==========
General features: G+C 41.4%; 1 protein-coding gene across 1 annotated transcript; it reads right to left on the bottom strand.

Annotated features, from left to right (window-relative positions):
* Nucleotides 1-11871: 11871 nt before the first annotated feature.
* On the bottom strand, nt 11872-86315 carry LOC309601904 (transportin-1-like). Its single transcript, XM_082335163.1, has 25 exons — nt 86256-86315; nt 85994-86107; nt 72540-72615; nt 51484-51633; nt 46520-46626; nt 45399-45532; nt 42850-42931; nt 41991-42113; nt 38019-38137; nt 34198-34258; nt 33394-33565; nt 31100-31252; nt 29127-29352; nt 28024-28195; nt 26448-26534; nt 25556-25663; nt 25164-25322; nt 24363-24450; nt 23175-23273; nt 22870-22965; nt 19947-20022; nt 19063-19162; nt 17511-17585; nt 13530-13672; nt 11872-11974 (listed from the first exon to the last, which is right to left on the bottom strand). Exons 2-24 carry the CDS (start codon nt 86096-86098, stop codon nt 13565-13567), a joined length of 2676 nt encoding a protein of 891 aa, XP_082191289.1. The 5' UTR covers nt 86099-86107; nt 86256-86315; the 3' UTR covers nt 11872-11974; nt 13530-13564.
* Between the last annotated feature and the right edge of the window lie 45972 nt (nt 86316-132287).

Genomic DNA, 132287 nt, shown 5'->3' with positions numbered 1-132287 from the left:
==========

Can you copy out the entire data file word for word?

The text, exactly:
General features: G+C 41.4%; 1 protein-coding gene across 1 annotated transcript; it reads right to left on the bottom strand.

Annotated features, from left to right (window-relative positions):
* Nucleotides 1-11871: 11871 nt before the first annotated feature.
* On the bottom strand, nt 11872-86315 carry LOC309601904 (transportin-1-like). Its single transcript, XM_082335163.1, has 25 exons — nt 86256-86315; nt 85994-86107; nt 72540-72615; nt 51484-51633; nt 46520-46626; nt 45399-45532; nt 42850-42931; nt 41991-42113; nt 38019-38137; nt 34198-34258; nt 33394-33565; nt 31100-31252; nt 29127-29352; nt 28024-28195; nt 26448-26534; nt 25556-25663; nt 25164-25322; nt 24363-24450; nt 23175-23273; nt 22870-22965; nt 19947-20022; nt 19063-19162; nt 17511-17585; nt 13530-13672; nt 11872-11974 (listed from the first exon to the last, which is right to left on the bottom strand). Exons 2-24 carry the CDS (start codon nt 86096-86098, stop codon nt 13565-13567), a joined length of 2676 nt encoding a protein of 891 aa, XP_082191289.1. The 5' UTR covers nt 86099-86107; nt 86256-86315; the 3' UTR covers nt 11872-11974; nt 13530-13564.
* Between the last annotated feature and the right edge of the window lie 45972 nt (nt 86316-132287).

Genomic DNA, 132287 nt, shown 5'->3' with positions numbered 1-132287 from the left: